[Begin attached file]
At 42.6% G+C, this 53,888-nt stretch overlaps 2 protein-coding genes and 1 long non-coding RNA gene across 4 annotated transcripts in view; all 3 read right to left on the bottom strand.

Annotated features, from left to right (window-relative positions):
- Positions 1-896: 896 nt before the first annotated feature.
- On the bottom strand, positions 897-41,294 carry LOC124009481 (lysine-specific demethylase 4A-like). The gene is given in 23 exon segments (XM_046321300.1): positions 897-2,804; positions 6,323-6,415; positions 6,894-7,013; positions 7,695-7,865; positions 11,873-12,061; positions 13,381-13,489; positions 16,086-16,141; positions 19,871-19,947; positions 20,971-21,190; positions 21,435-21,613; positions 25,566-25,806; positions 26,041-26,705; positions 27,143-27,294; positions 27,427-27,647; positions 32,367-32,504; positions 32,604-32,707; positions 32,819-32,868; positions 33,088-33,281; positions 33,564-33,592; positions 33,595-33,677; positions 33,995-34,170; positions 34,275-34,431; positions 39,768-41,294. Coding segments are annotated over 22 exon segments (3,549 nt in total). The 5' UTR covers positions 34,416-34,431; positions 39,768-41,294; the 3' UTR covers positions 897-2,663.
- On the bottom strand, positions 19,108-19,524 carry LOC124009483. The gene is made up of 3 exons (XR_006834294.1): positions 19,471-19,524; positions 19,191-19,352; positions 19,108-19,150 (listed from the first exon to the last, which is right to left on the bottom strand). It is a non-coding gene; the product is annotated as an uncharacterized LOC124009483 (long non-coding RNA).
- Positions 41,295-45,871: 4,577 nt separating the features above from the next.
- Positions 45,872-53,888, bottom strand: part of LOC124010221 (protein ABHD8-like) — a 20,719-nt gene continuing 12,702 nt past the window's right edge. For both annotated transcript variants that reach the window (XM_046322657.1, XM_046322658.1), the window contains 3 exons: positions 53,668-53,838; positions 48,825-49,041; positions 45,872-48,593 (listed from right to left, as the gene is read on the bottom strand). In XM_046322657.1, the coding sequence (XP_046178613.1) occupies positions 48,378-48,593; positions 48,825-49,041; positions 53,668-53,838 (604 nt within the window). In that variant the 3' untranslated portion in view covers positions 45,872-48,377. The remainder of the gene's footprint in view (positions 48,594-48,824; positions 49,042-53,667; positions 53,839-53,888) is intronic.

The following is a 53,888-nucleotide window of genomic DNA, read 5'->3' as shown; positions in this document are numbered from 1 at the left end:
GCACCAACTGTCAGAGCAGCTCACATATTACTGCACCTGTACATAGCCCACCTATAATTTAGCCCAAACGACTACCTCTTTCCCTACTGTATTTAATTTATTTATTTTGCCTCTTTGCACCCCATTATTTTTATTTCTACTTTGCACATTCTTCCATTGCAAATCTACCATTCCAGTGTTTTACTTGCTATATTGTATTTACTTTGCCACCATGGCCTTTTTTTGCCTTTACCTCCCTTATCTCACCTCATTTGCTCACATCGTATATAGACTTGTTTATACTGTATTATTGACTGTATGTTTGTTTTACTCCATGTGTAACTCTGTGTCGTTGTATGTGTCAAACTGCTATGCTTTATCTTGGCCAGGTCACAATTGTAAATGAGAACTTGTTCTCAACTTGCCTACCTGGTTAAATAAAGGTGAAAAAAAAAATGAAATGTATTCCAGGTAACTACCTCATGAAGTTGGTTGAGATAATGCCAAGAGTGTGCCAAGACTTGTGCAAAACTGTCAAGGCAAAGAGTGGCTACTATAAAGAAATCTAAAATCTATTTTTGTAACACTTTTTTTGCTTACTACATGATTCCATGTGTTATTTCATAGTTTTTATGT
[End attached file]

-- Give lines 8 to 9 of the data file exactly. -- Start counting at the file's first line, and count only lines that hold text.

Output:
The following is a 53,888-nucleotide window of genomic DNA, read 5'->3' as shown; positions in this document are numbered from 1 at the left end:
GCACCAACTGTCAGAGCAGCTCACATATTACTGCACCTGTACATAGCCCACCTATAATTTAGCCCAAACGACTACCTCTTTCCCTACTGTATTTAATTTATTTATTTTGCCTCTTTGCACCCCATTATTTTTATTTCTACTTTGCACATTCTTCCATTGCAAATCTACCATTCCAGTGTTTTACTTGCTATATTGTATTTACTTTGCCACCATGGCCTTTTTTTGCCTTTACCTCCCTTATCTCACCTCATTTGCTCACATCGTATATAGACTTGTTTATACTGTATTATTGACTGTATGTTTGTTTTACTCCATGTGTAACTCTGTGTCGTTGTATGTGTCAAACTGCTATGCTTTATCTTGGCCAGGTCACAATTGTAAATGAGAACTTGTTCTCAACTTGCCTACCTGGTTAAATAAAGGTGAAAAAAAAAATGAAATGTATTCCAGGTAACTACCTCATGAAGTTGGTTGAGATAATGCCAAGAGTGTGCCAAGACTTGTGCAAAACTGTCAAGGCAAAGAGTGGCTACTATAAAGAAATCTAAAATCTATTTTTGTAACACTTTTTTTGCTTACTACATGATTCCATGTGTTATTTCATAGTTTTTATGT